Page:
New Coalition Forms to Stop Concealed Carry in Illinois

Worried that the lame duck General Assembly will try to pass a pro-concealed carry bill before the year ends, several gun control advocates, lawmakers and church leaders have banded together to form the “Stop Concealed Carry Coalition” to ensure that Illinois remains the sole carry-free state in the country.

“While we don’t expect that the concealed carry bill will come up, it may because there will be a lot of horse trading going on in the final days of this old General Assembly,” Cook County Commissioner Larry Suffredin told the Chicago Tribune.

“We need to remind those who have stood with us that they need to stay fast with us and make sure that we oppose concealed carry,” Suffredin added.

On Monday, members of the coalition held a press conference at the Chicago Temple and explained why the group ardently opposes allowing law-abiding citizens to exercise their Constitutional right to keep and bear arms.

“This coalition has looked at the experience of other states which do allow people to carry concealed, and based upon that experience we are convinced that the more guns there are in our churches, in our schools, in our play lots, on the streets, in movie theaters, and in shopping malls, the more guns there are in these and other public places the more shootings, injuries and deaths there will be and this is not what we want for Illinois,” said Organizer of the Stop Concealed Carry Coalition Lee Goodman.

“Illinois stands alone, is the only state that does not allow people to carry concealed weapons. We are proud to stand as an example for the rest of the nation,” said Goodman.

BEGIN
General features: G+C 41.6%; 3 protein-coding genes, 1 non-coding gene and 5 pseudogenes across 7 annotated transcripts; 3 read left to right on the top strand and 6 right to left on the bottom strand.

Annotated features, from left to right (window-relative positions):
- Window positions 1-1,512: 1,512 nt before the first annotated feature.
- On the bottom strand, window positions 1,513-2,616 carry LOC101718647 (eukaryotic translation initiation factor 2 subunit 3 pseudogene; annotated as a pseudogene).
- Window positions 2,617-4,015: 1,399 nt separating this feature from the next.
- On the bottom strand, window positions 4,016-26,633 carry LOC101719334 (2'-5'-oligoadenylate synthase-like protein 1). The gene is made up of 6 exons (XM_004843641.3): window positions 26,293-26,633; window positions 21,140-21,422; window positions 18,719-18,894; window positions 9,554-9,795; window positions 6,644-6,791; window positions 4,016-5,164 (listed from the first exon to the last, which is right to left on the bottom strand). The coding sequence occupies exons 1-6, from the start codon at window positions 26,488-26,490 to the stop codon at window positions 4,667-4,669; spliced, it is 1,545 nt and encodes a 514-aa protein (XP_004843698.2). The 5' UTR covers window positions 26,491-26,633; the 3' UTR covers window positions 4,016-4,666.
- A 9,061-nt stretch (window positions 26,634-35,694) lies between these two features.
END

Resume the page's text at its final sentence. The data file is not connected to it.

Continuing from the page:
concealed carry petition statement

At this point, one should stop and ask what “experience” the coalition looked at to arrive at the conclusion that more guns creates more crime?

As recently reported, a Virginia professor empirically proved, in a Richmond Times Dispatch article, that the notion of more guns creating more gun-related crime is a mathematical impossibility based on the state’s crime data:

Gun-related violent crime in Virginia has dropped steadily over the past six years as the sale of firearms has soared to a new record, according to an analysis of state crime data with state records of gun sales.

The total number of firearms purchased in Virginia increased 73 percent from 2006 to 2011. When state population increases are factored in, gun purchases per 100,000 Virginians rose 63 percent.

But the total number of gun-related violent crimes fell 24 percent over that period, and when adjusted for population, gun-related offenses dropped more than 27 percent, from 79 crimes per 100,000 in 2006 to 57 crimes in 2011.

As has also pointed out in the past, this trend in Virginia mirrors a nationwide trend suggesting that more guns, more law-abiding citizens carrying concealed firearms, does not make society more violent, more dangerous, more crime-ridden.

Yet, despite this overwhelming, statistically sound evidence, the Stop Concealed Carry Coalition believes it is doing the right thing by fighting to make the Land of Lincoln the lone holdout.

“Thank God Illinois can be an example and not be pressured into following the rest of the country,” Father Michael Pflager said, according to the Tribune.

“Those who have tried to make guns part of America’s wardrobe and folks like the NRA and others, who work very hard to try to impose fear among so many people to think a gun is the only way to protect you,” Pfleger told CBS Chicago.

Thus far the coalition has collected upwards of 6,700 signatures in support of its stop concealed carry petition.  Once the group reaches its target of 7,500 signatures, it will present them to state lawmakers and pro-gun control Gov. Pat Quinn (who will no doubt, gladly accept them).

Though, even if the coalition reaches its goal of 7,500 signatures, those will pale in comparison to the fact that 10 Illinois counties passed – by an overwhelming majority – a non-binding concealed carry referendum this November.

It’s evident that the majority of Illinoisans want concealed carry – and it’s just a matter of time before it happens (hopefully, fingers crossed).

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